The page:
* Maria Valencia, Codrina Lauth, Ernestina Menasalvas. Emerging User Intentions: Matching User Queries with Topic Evolution in News Text Streams, Oct 23, 2008, IPMU (=Information Processing and Management of Uncertainty in Knowledge-Based Systems) Journal. (journal paper)

    * Codrina Lauth, Ernestina Menasalvas. Emerging User Intentions: Matching User Queries with Topic Evolution in News Text Streams, IPMU 2008 in Malaga. (conference paper)

    We should post this discussion under UTMA (=Ubiquitous Text Mining and Analytics) too, there may be more text/semantics-oriented people in there too, that may help you.

    Ina Lauth
    • Contact Prof. Menasalvas directly, she and is the expert in this area and will help you with more references and use cases.

  3. 18 April, 2012 at 07:10

    Comments from UTMA – Ubiquitous Text Mining and Analytics LinkedIn Group (
    Ina Lauth • Thank you for opening this discussion. My answer to this is in the KD2U LinkeIn Group.
    here again the two publications for building the taxonomy framework of user’s interests:

    1.) M. Valencia, C. Lauth, E. Menasalvas. Emerging User Intentions: Matching User Queries with Topic Evolution in News Text Streams, Oct 23, 2008, IPMU (=Information Processing and Management of Uncertainty in Knowledge-Based Systems) Journal. (journal paper)

    2.) C. Lauth, E. Menasalvas. Emerging User Intentions: Matching User Queries with Topic Evolution in News Text Streams, IPMU 2008 in Malaga. (conference paper)

  4. 18 April, 2012 at 07:18

    Comments from TTC: Terminology Extraction, Translation Tools and Comparable… LinkedIn Group (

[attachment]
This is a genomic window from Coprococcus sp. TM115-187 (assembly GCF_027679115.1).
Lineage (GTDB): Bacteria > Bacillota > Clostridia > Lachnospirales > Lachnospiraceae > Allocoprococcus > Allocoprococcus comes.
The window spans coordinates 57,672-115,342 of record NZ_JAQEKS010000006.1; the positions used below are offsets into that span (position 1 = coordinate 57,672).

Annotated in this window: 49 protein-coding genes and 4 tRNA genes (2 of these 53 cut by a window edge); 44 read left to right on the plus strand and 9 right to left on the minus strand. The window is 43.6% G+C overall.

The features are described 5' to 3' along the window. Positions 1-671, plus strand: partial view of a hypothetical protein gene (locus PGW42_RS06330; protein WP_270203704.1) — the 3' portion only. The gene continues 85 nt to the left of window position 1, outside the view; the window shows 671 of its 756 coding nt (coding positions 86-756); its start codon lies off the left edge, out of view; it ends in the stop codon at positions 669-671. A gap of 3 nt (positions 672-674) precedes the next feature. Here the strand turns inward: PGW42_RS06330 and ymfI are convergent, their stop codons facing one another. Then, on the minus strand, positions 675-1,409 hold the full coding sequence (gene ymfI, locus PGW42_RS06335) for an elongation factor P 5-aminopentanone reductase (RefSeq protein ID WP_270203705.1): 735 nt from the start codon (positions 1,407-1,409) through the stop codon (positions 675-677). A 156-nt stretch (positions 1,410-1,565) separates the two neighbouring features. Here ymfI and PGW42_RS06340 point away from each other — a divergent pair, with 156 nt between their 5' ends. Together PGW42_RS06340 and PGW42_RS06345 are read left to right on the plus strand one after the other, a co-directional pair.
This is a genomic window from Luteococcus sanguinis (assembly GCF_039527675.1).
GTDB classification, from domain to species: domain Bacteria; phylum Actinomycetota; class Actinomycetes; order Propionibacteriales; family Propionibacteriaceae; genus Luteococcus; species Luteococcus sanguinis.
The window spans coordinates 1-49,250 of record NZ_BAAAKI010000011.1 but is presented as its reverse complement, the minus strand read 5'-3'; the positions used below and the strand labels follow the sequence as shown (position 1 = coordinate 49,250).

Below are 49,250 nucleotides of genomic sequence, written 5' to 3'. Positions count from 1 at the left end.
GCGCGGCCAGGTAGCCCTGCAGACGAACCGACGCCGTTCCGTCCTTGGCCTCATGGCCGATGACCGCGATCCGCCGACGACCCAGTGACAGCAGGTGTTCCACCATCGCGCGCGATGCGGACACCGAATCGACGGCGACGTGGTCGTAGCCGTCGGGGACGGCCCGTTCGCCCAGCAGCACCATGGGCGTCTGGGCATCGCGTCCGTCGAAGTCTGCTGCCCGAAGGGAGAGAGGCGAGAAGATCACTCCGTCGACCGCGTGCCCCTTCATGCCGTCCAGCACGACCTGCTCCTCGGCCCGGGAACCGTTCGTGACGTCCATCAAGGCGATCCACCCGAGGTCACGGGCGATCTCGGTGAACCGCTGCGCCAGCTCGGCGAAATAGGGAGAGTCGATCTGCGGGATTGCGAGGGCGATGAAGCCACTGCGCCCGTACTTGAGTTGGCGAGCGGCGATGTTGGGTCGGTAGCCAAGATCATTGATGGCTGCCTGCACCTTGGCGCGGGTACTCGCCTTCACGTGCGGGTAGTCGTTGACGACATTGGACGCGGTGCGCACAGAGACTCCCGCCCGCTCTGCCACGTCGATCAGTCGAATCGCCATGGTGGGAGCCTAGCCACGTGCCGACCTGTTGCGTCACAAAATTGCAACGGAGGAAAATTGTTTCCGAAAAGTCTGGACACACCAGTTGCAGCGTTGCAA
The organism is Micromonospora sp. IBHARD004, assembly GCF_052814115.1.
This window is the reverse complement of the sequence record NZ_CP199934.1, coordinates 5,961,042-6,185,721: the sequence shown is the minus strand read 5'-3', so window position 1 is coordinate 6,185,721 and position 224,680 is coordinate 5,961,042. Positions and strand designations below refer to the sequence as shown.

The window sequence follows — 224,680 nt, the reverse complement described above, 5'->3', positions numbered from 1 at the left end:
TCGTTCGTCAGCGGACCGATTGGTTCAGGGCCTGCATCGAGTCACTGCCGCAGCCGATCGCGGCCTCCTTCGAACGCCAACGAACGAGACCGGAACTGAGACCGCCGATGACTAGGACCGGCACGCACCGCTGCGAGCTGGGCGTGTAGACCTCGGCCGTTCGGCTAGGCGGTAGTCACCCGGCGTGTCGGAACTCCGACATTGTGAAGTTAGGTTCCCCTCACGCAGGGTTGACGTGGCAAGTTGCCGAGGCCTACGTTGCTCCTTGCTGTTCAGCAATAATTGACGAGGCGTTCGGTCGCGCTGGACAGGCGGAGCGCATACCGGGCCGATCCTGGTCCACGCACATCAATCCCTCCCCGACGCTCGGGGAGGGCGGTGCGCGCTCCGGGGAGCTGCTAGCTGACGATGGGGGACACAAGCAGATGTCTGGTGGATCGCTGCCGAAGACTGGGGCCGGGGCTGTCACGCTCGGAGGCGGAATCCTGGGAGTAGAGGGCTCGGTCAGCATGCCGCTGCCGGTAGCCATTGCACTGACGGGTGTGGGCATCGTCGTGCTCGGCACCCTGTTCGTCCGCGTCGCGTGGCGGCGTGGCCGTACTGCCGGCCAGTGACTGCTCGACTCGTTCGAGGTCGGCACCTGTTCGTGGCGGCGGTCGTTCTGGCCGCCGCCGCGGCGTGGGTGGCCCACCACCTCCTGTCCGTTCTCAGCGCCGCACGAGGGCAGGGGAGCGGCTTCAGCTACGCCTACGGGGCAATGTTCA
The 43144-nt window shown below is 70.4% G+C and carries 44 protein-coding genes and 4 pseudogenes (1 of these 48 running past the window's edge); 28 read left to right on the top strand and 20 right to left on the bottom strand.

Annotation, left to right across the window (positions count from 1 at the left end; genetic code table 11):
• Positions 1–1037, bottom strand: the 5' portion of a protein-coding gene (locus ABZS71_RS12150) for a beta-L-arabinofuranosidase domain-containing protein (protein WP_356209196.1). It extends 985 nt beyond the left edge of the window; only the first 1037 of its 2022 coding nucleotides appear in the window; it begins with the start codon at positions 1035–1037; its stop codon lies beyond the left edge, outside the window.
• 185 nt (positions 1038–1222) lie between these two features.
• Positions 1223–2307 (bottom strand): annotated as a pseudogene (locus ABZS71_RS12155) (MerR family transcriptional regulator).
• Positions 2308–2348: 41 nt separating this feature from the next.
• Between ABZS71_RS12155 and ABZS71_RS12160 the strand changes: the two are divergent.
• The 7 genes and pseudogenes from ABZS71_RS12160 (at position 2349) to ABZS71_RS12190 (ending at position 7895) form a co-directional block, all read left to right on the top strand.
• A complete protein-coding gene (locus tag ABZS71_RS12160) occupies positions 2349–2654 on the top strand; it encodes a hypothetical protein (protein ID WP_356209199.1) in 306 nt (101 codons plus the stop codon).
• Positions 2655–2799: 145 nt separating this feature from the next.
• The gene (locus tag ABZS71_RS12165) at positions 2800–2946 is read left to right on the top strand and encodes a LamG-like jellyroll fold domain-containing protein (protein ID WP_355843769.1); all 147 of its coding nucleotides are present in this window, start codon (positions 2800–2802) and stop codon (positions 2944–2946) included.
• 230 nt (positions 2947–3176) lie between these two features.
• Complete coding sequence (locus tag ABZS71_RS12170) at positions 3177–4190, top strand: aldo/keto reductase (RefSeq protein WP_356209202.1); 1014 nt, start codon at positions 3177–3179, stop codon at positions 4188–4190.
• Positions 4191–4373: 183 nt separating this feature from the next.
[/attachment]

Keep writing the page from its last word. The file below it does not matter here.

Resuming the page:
Francois Brown de Colstoun
    • Hello Marina,
    We are currently doing that at Lingua et Machina, currently still in a step-by-step manner, hopefully soon in a fully-automatized mode.
    We can run a test for you, just let me know.

    Marina Santini • Thanks Francois! That would be great. Must check whether the data can be shared, first….

  5. 18 April, 2012 at 07:22

    Comments from Semantic Web Analytics LinkedIn Group (

    Sujit Pal • I haven’t actually done one of these myself, but one way would be tracking clicks on pages on your site. Assuming each of these pages correspond to one or more categories, the user’s taxonomy could be his login id (if logged in) or his IP address (if not) mapped to a set of categories for pages he has visited on your site.

    Marina Santini • Aha! Interesting… Thanks Sujit.

    Alexander Osherenko • I would wonder what unstructured social data users can enter. Is it mouse clicks, blogs etc. Moreover, I would wonder what taxonomy you look for — is it a hierarchy of interests?

    Why I ask — we used the sociological theory of Pierre Bourdieu ( in our socionics project ( to model interests as scalar values. I assume that such values can be calculated using your social data.